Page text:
Soil Temperature Image from Gardeners Supply Company

Just like people, all plants have a comfort zone for temperatures. Some plants like cool soil, others like warm soil, and some like it super hot. If you want to get the best results on your seed starting, then base your seed start or transplant dates on your actual soil temperatures.

As a starting point, the table above is useful to give you an idea of what temperatures plants will grow well at. Usually plants grow best somewhere between the practical and optimal temperatures shown above. However, long-term, you can also start to rely on your own observations and experience.

For example, based on my own experience, I don’t bother to put beets in the ground until the soil hits 60 F. Even though beets can survive at lower temperatures, they simply grow too slow to make it worthwhile to plant them early. At lower temperatures, I have to fertilize longer and water and weed more which wastes my time and effort!

– Taking a Temperature Reading

Soil temperatures vary with air temperatures and weather conditions. They also change from day to night. But just like most people, plants rest at night. As such, night temperatures don’t have as much impact on plant growth. Also, on dull, rainy days, plants just kind of lounge around being lazy (like I do.)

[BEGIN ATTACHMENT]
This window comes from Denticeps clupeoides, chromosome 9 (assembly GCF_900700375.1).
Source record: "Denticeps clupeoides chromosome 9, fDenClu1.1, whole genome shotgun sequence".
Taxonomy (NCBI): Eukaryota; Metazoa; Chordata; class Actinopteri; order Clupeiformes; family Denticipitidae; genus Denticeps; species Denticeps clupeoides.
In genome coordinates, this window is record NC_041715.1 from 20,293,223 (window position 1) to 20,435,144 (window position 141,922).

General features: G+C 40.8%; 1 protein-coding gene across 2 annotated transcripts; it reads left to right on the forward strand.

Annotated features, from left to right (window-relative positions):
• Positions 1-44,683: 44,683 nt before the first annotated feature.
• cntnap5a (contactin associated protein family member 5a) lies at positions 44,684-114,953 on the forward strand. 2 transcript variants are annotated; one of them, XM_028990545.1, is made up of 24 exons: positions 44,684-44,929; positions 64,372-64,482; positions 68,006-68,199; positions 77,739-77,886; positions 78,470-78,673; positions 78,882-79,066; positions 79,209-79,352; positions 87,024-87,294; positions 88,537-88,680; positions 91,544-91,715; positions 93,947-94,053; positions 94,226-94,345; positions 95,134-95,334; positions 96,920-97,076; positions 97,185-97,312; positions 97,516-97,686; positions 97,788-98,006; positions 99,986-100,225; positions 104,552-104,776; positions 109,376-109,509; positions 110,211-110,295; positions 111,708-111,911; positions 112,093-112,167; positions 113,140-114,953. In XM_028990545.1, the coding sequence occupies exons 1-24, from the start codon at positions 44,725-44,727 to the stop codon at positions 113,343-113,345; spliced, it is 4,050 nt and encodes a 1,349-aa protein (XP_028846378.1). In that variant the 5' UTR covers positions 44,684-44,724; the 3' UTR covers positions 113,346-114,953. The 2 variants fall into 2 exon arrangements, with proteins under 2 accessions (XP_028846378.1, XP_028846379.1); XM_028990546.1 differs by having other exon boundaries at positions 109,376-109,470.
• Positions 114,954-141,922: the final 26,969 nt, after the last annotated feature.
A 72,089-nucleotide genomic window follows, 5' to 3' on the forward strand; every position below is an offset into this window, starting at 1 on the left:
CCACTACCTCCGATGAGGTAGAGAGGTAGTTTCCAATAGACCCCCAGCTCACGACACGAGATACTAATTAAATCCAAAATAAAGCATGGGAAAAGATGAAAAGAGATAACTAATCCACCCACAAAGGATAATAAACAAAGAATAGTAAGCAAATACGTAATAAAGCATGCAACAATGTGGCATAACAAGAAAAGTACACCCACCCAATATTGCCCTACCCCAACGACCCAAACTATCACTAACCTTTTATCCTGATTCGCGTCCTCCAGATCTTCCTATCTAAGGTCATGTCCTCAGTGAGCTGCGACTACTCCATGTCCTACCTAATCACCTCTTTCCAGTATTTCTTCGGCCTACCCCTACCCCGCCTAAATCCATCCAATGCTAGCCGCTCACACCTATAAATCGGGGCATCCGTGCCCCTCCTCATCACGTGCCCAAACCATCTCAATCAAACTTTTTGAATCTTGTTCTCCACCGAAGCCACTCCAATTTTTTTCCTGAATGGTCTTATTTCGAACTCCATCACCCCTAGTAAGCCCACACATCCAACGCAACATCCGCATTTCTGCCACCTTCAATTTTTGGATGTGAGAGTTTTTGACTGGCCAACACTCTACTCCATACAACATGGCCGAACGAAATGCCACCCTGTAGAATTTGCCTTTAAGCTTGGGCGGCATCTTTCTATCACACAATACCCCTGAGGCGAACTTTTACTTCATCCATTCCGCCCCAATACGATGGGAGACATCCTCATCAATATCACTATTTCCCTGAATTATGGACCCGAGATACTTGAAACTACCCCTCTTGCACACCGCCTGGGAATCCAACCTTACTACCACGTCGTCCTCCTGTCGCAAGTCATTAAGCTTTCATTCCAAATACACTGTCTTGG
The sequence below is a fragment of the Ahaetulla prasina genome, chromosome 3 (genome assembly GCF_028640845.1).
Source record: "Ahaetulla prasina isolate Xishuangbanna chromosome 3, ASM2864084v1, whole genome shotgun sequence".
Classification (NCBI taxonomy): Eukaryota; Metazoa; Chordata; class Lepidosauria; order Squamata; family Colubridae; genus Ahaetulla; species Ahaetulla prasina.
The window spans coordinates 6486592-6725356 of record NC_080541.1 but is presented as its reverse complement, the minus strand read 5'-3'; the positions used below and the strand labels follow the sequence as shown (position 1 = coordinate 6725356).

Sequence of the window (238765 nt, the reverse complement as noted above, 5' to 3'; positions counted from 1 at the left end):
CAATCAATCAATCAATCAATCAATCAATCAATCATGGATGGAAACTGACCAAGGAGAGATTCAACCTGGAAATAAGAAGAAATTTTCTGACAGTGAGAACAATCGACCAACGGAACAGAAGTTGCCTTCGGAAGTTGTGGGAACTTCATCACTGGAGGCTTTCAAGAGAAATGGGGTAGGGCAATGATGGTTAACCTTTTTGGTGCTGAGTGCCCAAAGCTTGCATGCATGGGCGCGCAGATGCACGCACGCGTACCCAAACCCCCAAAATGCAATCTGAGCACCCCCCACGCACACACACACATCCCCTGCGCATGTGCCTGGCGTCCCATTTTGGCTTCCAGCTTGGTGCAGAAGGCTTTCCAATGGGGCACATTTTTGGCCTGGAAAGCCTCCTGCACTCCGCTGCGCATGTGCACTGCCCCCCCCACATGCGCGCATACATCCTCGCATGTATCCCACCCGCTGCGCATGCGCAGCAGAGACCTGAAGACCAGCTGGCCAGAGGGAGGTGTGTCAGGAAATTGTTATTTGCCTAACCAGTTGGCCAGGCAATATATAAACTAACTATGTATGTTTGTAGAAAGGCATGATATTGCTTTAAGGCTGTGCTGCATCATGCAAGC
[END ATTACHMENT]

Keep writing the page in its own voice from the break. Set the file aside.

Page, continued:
Plants do their most productive growing on good weather days. So, when taking soil temperatures, you want to take the soil temperature on a nice day that’s not a freakish outlier (e.g. not unseasonably warm or cold).

Also, do it around late morning, on a partly sunny to sunny day, when the soil has warmed a bit when conditions. That will give you a representative sampling of soil temperatures (from the perspective of a growing plant) so you can determine whether or not the soil is warm enough to start seeds.

– When to Plant

I take a reading every week and track if for my gardening records. If I have relatively ideal planting temperatures two readings in a row, and no crazy weather conditions on the radar, then I know I am clear to direct seed things in that temperature range.

If you are transplanting an indoor started plant from its cushy, ideal environment and putting it in wild outdoor conditions, warmer soil makes a big difference in plant performance. I usually wait to transplant until soil conditions have been in the upper half of the happy zone for at least 2 readings.

Keep Good Notes

You’ll want to wait to plant each year until your day length and soil temperatures are sufficient for good growth. However, it’s still nice to have an approximate calendar to work with for planning purposes.